Wisdom from India (and from children in Ethiopia)

The traffic figures for this blog make clear that what people like is strong opinions from the author. But occasionally this author grows tired of the sound his own thinking and just wants to pass on wisdom from others. I have two items to offer.

Last week’s James Cameron Memorial lecture at City University London was by N Ram, until recently editor of The Hindu, which has a claim to be India’s best daily paper. Ram delivered a magisterial overview of the Indian media which I can recommend as one of the best analysies of the subject you can find (video/audio, text).

My personal selection of edited highlights (page numbers for text in full):

  • Ram, who knew James Cameron, observed that the great foreign correspondent would not have had much truck with the idea, floated occasionally at the Leveson Inquiry and elsewhere, that journalism should be regulated as profession in the manner of doctors or lawyers. Cameron, writing in 1967, was clear that journalism was “not and never has been a profession…since its practice has neither standards nor sanctions” for the reason that “it can be practised in many ways.” (p2)
  • Ram stressed a discussion that far too many journalists complaining about failing business models forget: the fortunes of the news media are not the same as the state of the news media (p7).
  • Ram gives an up-to-date list of India’s juiciest corruption scandals (p11), remarking that the Indian media has been much better at reporting scandals in government and politics and much less good at chasing corporate corruption.
  • Reminding us that India was the first country in the world to ban Salman Rushdie’s “Satanic Verses”, he lists the recent threats to free speech (p17).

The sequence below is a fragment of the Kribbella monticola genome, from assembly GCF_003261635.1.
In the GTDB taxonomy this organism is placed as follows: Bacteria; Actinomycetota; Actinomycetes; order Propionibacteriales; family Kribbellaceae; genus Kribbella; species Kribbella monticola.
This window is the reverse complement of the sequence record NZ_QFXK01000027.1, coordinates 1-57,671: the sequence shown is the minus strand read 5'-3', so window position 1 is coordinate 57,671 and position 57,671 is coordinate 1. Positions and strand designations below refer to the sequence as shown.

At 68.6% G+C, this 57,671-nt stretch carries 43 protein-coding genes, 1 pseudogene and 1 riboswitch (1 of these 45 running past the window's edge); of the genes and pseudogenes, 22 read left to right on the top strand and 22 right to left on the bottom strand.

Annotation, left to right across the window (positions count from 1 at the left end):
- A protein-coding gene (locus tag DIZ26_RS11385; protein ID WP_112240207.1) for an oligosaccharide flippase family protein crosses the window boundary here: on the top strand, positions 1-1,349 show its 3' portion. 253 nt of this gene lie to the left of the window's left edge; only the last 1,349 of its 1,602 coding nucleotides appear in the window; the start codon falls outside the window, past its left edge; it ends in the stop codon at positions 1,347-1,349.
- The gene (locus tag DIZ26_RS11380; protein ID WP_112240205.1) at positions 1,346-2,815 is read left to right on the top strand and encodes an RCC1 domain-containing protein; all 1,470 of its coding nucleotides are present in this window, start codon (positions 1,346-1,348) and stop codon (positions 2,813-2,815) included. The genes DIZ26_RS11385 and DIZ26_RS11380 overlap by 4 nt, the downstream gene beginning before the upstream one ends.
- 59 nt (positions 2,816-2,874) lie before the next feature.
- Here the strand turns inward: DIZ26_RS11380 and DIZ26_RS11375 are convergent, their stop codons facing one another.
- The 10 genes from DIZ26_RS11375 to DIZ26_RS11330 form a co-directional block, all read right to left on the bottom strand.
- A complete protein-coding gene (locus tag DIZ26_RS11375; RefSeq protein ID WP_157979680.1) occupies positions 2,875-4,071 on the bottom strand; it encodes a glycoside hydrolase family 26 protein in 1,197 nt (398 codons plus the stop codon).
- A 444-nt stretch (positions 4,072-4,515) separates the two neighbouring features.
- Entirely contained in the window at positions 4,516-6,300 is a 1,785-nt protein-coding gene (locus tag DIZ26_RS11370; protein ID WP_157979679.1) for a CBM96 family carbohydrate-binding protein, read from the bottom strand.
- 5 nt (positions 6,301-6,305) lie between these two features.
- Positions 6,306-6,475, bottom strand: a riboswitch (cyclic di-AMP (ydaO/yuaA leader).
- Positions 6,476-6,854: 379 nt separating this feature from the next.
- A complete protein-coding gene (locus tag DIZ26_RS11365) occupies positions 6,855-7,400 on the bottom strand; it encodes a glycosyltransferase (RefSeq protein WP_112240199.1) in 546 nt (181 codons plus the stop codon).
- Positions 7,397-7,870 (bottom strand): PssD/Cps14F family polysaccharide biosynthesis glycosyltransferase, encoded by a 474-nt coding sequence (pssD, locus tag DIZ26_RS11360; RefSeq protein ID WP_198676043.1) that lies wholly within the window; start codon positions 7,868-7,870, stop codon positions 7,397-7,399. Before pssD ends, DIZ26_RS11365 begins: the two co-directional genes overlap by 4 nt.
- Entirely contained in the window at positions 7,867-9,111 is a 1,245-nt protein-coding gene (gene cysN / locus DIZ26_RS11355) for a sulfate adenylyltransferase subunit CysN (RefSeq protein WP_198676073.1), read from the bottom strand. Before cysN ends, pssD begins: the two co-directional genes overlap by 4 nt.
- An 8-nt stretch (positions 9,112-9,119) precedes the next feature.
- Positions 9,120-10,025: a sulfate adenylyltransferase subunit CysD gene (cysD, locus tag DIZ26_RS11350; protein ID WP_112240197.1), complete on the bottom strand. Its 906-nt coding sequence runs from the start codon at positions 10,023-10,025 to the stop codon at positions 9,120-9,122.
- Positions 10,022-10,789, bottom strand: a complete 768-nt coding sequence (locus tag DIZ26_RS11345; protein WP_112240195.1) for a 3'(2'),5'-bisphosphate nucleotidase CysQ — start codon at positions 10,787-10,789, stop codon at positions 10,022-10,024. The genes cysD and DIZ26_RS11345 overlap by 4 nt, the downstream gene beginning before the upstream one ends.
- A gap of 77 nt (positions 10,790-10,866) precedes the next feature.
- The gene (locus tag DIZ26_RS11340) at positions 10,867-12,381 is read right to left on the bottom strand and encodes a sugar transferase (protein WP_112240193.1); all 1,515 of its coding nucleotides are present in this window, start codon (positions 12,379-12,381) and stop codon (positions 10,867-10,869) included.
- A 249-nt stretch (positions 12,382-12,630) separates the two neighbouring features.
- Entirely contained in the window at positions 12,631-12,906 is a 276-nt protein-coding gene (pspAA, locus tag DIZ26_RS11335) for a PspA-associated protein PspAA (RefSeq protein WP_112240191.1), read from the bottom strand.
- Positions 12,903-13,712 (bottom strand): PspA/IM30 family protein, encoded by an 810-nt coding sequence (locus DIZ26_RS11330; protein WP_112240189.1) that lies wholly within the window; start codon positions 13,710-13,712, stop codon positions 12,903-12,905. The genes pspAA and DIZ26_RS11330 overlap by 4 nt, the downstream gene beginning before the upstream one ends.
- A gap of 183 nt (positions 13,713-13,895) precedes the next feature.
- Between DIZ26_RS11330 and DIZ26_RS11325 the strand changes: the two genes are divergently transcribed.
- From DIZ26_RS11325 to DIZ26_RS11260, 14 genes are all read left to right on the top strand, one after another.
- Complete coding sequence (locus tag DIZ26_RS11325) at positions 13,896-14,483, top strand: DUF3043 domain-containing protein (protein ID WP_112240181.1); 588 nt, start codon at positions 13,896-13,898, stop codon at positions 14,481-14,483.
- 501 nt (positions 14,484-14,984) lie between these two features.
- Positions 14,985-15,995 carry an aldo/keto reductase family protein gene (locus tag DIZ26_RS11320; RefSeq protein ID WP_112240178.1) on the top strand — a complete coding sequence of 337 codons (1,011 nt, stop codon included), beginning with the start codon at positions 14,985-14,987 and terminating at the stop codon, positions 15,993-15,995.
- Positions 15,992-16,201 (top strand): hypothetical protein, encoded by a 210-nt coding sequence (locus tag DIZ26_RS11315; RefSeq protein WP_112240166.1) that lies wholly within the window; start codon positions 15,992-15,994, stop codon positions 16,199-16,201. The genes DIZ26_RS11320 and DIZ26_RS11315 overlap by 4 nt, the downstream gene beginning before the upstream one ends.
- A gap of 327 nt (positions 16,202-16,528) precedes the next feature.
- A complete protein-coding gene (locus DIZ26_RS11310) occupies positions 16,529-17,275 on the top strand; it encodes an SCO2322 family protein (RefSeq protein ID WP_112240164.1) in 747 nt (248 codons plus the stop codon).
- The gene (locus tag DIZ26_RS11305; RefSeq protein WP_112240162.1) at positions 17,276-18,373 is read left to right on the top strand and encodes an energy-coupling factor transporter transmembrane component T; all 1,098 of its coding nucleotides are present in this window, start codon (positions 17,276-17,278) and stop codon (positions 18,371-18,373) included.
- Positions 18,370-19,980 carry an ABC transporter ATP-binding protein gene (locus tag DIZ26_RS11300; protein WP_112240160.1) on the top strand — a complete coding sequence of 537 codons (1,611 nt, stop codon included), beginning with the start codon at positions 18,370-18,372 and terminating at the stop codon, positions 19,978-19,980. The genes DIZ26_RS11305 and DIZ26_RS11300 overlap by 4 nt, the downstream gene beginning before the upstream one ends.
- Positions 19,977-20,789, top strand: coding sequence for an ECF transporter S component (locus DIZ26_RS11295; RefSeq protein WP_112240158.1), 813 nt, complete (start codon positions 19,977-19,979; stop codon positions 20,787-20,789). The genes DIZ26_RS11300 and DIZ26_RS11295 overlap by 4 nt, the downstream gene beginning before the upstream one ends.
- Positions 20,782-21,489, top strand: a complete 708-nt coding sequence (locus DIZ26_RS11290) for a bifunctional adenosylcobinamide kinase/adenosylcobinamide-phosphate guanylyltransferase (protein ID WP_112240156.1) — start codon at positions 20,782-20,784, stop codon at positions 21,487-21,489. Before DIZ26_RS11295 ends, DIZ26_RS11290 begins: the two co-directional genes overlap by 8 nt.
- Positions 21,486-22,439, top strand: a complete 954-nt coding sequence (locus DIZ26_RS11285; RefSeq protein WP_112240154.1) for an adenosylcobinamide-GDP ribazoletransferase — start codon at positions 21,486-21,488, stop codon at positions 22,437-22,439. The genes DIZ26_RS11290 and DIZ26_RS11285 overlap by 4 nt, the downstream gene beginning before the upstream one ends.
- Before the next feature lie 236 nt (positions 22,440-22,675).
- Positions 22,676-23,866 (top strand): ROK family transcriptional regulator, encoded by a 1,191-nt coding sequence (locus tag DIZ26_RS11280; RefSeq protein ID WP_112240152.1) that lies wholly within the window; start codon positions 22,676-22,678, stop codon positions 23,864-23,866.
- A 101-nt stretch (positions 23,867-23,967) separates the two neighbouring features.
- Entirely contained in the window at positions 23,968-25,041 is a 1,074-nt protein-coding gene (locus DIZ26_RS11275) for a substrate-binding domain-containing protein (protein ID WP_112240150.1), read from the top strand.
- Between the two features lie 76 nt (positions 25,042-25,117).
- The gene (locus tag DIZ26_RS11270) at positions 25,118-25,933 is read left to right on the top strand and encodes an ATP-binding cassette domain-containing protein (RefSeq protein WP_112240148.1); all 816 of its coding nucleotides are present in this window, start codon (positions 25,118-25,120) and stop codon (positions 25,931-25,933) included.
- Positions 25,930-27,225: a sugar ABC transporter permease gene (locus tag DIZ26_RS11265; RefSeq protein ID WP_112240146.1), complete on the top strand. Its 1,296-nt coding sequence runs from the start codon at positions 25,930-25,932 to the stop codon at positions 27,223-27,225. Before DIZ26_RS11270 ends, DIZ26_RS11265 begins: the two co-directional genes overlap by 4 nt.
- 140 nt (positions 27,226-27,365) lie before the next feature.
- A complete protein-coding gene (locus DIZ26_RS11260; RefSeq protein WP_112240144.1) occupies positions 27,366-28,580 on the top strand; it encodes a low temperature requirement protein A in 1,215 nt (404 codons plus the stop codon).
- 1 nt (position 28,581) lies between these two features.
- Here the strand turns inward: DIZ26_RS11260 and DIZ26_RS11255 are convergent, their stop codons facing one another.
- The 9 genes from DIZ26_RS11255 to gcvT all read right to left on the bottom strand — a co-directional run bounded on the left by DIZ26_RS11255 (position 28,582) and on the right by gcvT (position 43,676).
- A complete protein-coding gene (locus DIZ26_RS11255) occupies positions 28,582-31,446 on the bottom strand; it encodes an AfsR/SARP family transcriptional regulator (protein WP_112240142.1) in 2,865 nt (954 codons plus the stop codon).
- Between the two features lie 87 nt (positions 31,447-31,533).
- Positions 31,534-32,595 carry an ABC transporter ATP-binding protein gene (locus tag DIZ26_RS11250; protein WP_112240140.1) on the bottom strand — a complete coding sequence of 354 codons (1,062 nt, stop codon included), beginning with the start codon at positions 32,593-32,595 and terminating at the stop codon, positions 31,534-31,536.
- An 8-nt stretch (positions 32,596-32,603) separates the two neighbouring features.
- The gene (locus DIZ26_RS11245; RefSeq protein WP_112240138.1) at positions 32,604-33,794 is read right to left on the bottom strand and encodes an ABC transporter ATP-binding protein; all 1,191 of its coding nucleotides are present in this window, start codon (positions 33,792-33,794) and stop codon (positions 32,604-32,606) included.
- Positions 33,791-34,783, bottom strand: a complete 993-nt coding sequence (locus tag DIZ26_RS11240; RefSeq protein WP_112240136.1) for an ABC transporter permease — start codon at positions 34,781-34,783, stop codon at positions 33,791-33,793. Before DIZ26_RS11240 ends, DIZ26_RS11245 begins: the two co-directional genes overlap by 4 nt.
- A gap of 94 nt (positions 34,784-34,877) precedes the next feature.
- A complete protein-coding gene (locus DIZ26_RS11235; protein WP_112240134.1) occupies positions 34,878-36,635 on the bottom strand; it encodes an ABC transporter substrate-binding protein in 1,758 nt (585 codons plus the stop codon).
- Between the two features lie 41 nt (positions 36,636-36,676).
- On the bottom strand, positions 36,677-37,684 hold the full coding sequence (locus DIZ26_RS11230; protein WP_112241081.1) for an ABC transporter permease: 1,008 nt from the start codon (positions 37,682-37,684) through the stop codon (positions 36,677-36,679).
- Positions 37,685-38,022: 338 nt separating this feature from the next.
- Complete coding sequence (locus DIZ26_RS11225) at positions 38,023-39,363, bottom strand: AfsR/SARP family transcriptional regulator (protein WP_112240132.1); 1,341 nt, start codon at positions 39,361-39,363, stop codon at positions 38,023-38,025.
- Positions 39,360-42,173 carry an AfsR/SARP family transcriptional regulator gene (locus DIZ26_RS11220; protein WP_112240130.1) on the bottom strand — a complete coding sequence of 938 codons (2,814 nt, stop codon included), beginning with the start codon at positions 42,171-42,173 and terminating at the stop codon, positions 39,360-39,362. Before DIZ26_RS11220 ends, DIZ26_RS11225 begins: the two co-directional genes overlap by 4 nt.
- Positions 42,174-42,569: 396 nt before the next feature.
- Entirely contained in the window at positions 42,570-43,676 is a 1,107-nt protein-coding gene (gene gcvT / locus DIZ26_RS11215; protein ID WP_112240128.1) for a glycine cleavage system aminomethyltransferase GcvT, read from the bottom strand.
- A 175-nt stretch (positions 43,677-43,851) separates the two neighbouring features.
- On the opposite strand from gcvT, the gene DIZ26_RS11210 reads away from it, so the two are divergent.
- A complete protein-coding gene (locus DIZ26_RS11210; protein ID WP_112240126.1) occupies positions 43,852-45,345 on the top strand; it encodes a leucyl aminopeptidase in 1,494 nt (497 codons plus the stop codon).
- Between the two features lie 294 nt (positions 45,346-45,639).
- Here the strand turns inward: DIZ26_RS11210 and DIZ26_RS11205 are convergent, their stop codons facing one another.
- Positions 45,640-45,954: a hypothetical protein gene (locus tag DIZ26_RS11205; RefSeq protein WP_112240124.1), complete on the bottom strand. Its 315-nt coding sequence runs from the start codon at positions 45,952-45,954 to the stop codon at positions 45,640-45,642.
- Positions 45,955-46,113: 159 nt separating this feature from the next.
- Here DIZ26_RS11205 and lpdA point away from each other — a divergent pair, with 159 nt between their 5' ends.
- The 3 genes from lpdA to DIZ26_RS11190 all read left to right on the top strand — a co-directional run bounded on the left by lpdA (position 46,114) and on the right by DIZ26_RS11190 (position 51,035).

• He quotes often from a long piece on Indian media in the New Yorker by Ken Auletta: “Citizens Jain” (£).
  • If you want to see one o the most important differences between India and China, look at internet penetration rates: China: 40%, India 10%.

Second item, the most interesting piece I read last weekend: “When tablet turns teacher” by Gillian Tett in the Financial Times magazine. She describes an extraordinary experiment by MIT researchers who dropped IPads loaded with games and basic learning software into poor Ethiopian villages in which neither adults nor children could read or write. The help given in advance was on how to charge the iPads via solar power and a hint that they were suitable for children.

The results were astonishing for the speed with which the kids learned, shared and explored the capacities of the tablets. If this research result doesn’t turn out to be a freak finding, the implications for aid and development are huge. As one researcher said: “getting kids access to technology may be much more important than giving them schools.”

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1 comment

  1. mmm. I think you have to remember that Ipads are still a tool developed by a corporation over which any government has little control, so the idea that Apple should somehow be given licence to “educate” poor Ethiopian children is wrong. Remember that these are grown up devices, and when Ipod Touches were introduced into my child’s state school in Year 6 as part of a Technofying movement, the children soon learned how to get round the restrictions by hacking passwords, and were recording rude things about each other and playing them back.

    With technology must go responsibility on how to use it, and I don’t trust big corporations such as Apple driven by profit to have access to any brand-new consumers (children) without the responsibility that goes with it.